There’s a common misconception that overinflation causes most tire blowouts. In actuality, the opposite is true. Firestone says when there is not enough air in a tire, the side of the tire flexes, which in turn creates heat. As we learned earlier, too much heat can cause a tire blowout. Drivers should check tire pressure before every trip. The United States Department of Transportation recommends drivers check their tire pressure every day while the vehicle is still cold, as readings will increase once the vehicle heats up.
If you’re a vehicle owner, you know how important tire maintenance is. If there’s a leak, you get it fixed. If the tread is low, it’s time to replace the tires. Regular maintenance and tire rotations not only extend the life of the tires, but they help keep you safe. It goes without saying that these measures are extremely important for truck drivers. In the event of an accident, maintenance logs can show when the tires were last serviced and their condition at the time.
Every tire comes with weight recommendations. This is the maximum weight the vehicle should carry to maintain tire integrity. However, drivers may exceed these weight limits if they are running behind or need to carry more freight. This practice is very dangerous and can cause rapid deterioration of the tires. If a driver does this repeatedly, they may not realize something is wrong until it’s too late.
Unfortunately, not all accidents are preventable. While tires can withstand some amount of damage, a collision with a large or sharp piece of debris can cause significant, unpredictable damage. In this case, no amount of planning or precautions could have prevented the blowout. As such, it’s always important that drivers know how to quickly and safely respond to a tire blowout.
How to Prove There Was a Tire Defect
Sadly, most defendants and insurance companies are not eager to admit fault, even when the facts are indisputable. That’s why it’s important to document and collect evidence to prove your case. While you may be able to collect some of the evidence at the time of the accident, your lawyer can help you with the rest. Things that can help prove a tire defect include:
- Accident photos. You’d be surprised how stories change from the time of the accident to the time you talk to the insurance company. You never know how a driver will react in the event of an accident. If the accident was the result of their negligence, their job may be on the line, and hence, they may act accordingly. After an accident, it should be pretty easy to spot that there was a tire blowout. Take pictures of the tire, any remnants, and the condition of the truck after the accident.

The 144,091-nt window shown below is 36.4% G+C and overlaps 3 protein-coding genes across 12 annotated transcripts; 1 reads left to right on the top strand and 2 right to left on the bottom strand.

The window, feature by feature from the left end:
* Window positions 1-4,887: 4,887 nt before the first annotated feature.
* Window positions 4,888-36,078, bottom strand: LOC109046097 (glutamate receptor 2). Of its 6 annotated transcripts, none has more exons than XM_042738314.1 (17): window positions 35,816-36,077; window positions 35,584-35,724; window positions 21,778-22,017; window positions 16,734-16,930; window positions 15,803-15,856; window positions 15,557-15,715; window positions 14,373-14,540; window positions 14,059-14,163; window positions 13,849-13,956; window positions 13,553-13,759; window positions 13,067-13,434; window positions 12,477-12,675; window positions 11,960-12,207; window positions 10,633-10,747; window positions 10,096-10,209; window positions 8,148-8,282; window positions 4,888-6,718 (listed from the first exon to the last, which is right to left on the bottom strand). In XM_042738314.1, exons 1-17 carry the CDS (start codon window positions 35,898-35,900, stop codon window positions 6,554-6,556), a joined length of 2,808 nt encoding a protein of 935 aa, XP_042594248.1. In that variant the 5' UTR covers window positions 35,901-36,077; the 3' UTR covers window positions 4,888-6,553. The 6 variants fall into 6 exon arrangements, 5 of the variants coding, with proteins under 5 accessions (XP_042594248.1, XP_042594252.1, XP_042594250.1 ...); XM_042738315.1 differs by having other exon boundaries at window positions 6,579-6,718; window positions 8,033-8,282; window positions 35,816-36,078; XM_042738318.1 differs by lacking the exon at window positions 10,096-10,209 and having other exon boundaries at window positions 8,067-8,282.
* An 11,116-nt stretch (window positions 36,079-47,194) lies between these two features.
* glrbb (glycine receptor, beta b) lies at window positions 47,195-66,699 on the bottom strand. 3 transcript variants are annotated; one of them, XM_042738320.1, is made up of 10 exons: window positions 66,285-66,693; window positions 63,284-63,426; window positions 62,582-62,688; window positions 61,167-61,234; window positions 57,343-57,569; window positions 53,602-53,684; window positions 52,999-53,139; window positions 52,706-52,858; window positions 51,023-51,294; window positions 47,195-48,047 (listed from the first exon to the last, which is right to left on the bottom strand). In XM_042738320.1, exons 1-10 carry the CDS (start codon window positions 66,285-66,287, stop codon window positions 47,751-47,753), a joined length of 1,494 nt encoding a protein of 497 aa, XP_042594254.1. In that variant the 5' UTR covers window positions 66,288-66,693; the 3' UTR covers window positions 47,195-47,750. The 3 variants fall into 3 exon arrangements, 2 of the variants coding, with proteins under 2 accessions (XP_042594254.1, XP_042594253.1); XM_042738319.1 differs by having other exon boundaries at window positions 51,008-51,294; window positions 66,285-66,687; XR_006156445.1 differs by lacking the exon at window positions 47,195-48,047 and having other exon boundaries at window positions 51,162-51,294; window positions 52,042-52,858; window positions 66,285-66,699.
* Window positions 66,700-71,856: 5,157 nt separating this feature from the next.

- Maintenance and inspection logs. It’s important to know when a truck receives service, where the work took place, and what parts were included in the repair or maintenance. These reports can provide a lot of information. Inspection reports are also valuable. They can show inadequate inspections, missing inspections, or prior knowledge of a defect.
- Recall notices. Did the manufacturer issue a recall? Did they send a notice to the trucking company? Did the trucking company receive the notice? The answers to these questions can point to what level of responsibility each party holds.
- Consumer data. In some cases, there may not be an active recall. If all other factors check out, it may be prudent to check if there were other accidents involving the same type of tire and whether or not the manufacturer is aware of any outstanding issues. If the manufacturer had prior knowledge and failed to issue a timely recall, you may be able to prove gross negligence.
What to Do if You Witness a Tire Blowout
One of the reasons tire blowouts are so dangerous is because they don’t just affect the truck and the vehicle they collide with. The debris can fly into the path of nearby vehicles, causing secondary accidents. Below are a few tips to keep you safe:
- Keep your distance. It’s never a good idea to drive too close to a semi-trailer. Beyond the risk of a blowout, you also have to consider other mechanical failures, the truck’s load, and its blind spots. If you can, it’s always best to avoid driving side by side with a large truck. If you are driving behind a large truck, allow plenty of distance.
- Move over. If you see a tire blowout, move away from the truck as quickly and safely as possible. Do not slam on your brakes or drive into the path of another vehicle. This can cause an accident on its own. If you are behind the truck, slow down in a safe and controlled manner.
- Buckle up. In the event of an accident, your odds of survival are much higher if you are wearing your seatbelt. No matter how far you drive, or how slow you go, always wear your seatbelt. The NHTSA reports that nearly 10 percent of vehicle occupants do not wear their seatbelts.
Know Your Rights
While some minor motor vehicle accidents do not require the help of an attorney, this is almost never the case with large truck accidents. These cases can be extremely complicated and involve multiple parties. In the case of a defective tire, it will be more important than ever to properly prove fault and liability.
In Florida, accident victims have four years to file a lawsuit against an at-fault party. While this may seem like a long time, depending on the complexities of the case and the degree of your injuries, this deadline can approach before you know it. Beyond this, evidence can be lost as time passes. If you have been in an accident, it’s important to talk to an attorney right away. They can help you make sure you get the care you deserve and begin to work on your case. Your rights matter. In the event of an accident, you may qualify for financial compensation. If you or a loved one has been in a defective tire truck accident, don’t wait to contact an experienced attorney for more information about your legal rights.
Sibley Dolman Gipe Accident Injury Lawyers, PA
800 North Belcher Road
Clearwater, Florida 33765